THE BLOG
03/18/2010 05:12 am ET Updated Dec 06, 2017

Software Snakes On A Plane: An Interactive Thriller -- Part One

"Never trust human life solely on software." -- Dr. Nancy G. Leveson, MIT

Dateline: August 2005. Imagine that you're the captain of this Malaysia Air Boeing 777. You can be challenge the computers thanks to this Aardvark2zz video:

Focus on the lower-left display cluster. Left-to-right, the autopilot and autothrottle computers are climbing at 276 knots and have the nose four degrees up. The plane is passing 35,730 feet towards 40,000 feet at 1,400 feet-per-minute. The two upper-left green dash lights show that the computers are running the show.

The Designers have transformed you into a grade-school hall monitor.

The two white knobs at lower-right are the throttles. The U-shaped manual control yoke sits above them, though in the plane is between your stomach and the flight displays.

You have no way to know that your 777's self-healing computers have been hiding a Trojan Horse software snake for four years. The triple-redundant ADIRU flight display computers that "can never fail" are about to crash.

You have one foot on a computerized banana peel.

At 0:43 on the video: BANG! You hear BEEP, BEEP, BEEP, BEEP and see your center screen display both too slow and too fast:

AUTOPILOT OVERSPEED PROTECTION

AUTOPILOT STALL PROTECTION

AUTOPILOT PITCH FAILURE

You shrug and think: Can't be-- we're doing 276 knots -- gotta be stray electrons.

Things get worse a second later at 0:44 as you see:

AUTOPILOT CAUTION

AUTOPILOT DISCONNECT

ADIRU FAILURE (above the control yoke -- same as Air France 447)

Three seconds later at 0:46, you hear a siren grind: RRRR, RRRR, RRRR, RRRR.

The top-left green autopilot light goes out. The Trojan Horse software bug escapes, sending your plane into convulsions. The bug jerks the nose up to eighteen degrees at 3Gs that SLEDGEHAMMER you down in your seat. In six seconds, the software bug is skyrocketing the plane up at 10,400 feet-per-minute.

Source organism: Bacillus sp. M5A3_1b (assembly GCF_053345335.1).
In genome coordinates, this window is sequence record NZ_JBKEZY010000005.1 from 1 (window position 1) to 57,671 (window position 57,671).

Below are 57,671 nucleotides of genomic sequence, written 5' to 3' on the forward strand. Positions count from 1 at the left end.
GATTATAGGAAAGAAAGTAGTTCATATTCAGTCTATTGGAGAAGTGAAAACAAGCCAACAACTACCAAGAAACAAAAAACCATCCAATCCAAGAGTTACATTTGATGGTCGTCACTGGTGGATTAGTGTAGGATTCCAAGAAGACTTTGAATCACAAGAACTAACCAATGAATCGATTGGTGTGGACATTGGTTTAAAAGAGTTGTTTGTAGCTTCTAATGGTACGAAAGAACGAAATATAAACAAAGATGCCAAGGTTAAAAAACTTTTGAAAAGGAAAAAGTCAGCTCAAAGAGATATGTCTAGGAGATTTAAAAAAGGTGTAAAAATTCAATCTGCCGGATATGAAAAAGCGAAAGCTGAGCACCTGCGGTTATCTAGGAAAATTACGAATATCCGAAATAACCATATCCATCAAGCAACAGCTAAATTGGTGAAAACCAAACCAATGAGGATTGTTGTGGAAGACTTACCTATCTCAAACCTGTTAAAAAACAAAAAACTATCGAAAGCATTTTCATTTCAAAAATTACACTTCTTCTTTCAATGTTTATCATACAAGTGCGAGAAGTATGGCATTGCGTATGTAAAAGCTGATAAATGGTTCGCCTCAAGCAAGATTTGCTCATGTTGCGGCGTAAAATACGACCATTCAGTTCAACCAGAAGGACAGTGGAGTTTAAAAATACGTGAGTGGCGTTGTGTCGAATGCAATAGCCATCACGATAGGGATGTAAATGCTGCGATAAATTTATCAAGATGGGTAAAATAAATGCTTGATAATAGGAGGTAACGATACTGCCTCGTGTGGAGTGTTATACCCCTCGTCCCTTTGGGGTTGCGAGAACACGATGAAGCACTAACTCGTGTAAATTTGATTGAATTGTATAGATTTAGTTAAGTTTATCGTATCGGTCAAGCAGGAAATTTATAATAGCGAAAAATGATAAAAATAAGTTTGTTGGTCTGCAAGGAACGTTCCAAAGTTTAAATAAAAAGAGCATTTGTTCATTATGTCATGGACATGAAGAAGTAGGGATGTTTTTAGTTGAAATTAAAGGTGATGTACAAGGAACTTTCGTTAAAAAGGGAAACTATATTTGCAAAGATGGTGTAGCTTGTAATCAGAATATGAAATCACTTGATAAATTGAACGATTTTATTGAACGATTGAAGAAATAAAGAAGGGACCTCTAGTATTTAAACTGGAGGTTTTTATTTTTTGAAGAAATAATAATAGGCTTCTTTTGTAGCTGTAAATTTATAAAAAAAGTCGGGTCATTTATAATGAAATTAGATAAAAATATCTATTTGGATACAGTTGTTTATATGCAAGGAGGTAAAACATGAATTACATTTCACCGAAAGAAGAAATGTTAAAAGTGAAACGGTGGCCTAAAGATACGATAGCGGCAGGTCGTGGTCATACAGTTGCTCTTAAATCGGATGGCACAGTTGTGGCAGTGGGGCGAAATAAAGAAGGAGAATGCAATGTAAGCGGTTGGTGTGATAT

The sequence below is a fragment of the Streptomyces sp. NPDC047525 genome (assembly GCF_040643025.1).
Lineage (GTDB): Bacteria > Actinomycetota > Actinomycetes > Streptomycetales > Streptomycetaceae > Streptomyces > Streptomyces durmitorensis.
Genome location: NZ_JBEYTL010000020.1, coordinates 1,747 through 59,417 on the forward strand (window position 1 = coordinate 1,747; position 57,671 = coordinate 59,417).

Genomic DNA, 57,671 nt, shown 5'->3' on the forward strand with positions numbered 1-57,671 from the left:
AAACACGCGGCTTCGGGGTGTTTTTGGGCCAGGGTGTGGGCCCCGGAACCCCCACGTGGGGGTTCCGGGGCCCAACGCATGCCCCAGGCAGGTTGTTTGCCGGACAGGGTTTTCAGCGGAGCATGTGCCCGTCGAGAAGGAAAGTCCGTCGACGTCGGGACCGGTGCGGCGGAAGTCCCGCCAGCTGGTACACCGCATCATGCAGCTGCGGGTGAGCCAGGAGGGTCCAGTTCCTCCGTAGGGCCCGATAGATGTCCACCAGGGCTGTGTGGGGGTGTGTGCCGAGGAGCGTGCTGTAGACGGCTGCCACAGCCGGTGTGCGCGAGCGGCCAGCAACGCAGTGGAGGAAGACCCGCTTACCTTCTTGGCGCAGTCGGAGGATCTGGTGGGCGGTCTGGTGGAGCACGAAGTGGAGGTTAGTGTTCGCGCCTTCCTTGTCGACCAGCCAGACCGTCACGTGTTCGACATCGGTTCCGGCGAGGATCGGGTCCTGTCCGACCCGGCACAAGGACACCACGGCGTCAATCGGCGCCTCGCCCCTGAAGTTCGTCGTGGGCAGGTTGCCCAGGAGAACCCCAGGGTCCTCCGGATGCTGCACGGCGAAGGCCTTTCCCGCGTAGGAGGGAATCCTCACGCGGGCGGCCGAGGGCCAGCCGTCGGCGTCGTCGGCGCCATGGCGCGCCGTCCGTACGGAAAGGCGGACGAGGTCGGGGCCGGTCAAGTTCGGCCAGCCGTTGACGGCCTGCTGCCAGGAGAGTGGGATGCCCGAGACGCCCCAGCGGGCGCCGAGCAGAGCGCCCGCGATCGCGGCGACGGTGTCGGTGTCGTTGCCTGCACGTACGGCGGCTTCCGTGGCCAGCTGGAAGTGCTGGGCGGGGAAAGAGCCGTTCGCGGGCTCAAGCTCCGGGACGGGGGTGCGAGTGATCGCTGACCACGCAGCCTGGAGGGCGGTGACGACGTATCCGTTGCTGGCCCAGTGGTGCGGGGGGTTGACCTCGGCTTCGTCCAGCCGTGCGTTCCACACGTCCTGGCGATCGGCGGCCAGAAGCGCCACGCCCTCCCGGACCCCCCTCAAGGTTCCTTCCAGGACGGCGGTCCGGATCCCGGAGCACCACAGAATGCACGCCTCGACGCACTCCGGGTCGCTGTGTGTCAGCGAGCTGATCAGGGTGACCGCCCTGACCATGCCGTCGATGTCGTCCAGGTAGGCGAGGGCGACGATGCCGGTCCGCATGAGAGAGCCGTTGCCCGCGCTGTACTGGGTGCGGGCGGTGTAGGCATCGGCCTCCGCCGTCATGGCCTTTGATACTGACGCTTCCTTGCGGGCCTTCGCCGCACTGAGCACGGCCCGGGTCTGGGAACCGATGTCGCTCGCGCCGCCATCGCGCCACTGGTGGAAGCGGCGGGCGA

An electronic mutiny.

BEEP, BEEP, BEEP! accompanied by more grinding sirens: RRRR, RRRR, RRRR.

You don't know it, but you've entered the first stage of a rare phugoid that will take you on a wild roller-coaster ride.

2009-11-11-Phugoidjpeg.JPG

Image: Jeff Scott

You grab the yoke and shove forward gingerly, knowing that you could over-G the plane, wrinkle the fuselage and injure passengers if you shove too hard too fast.

Nine seconds later at 0:55, just when you need all the thrust you can get so the wing doesn't stop flying, the Three Stooges computer yanks the throttles to idle. But you don't see this 'cause you're concentrating hard, trying to ride this Brahma bull.

At 0:56: You ZOOOM through 38,000 as the Computer's idled autothrottles allow the speed to fall from 276 to 250. By 1:05, the software bug makes the nose rise to an unholy twenty degrees! The speed plummets through 218.

BEEP, BEEP, BEEP, BEEP!

Watch the control yoke. For each shove you make, the Computer's autothrottles fight you and do the exact wrong thing. It's Man vs. Computer; the Computer is winning.

By 1:09, the speed falls to 204 knots.

BEEP, BEEP, BEEP, BEEP!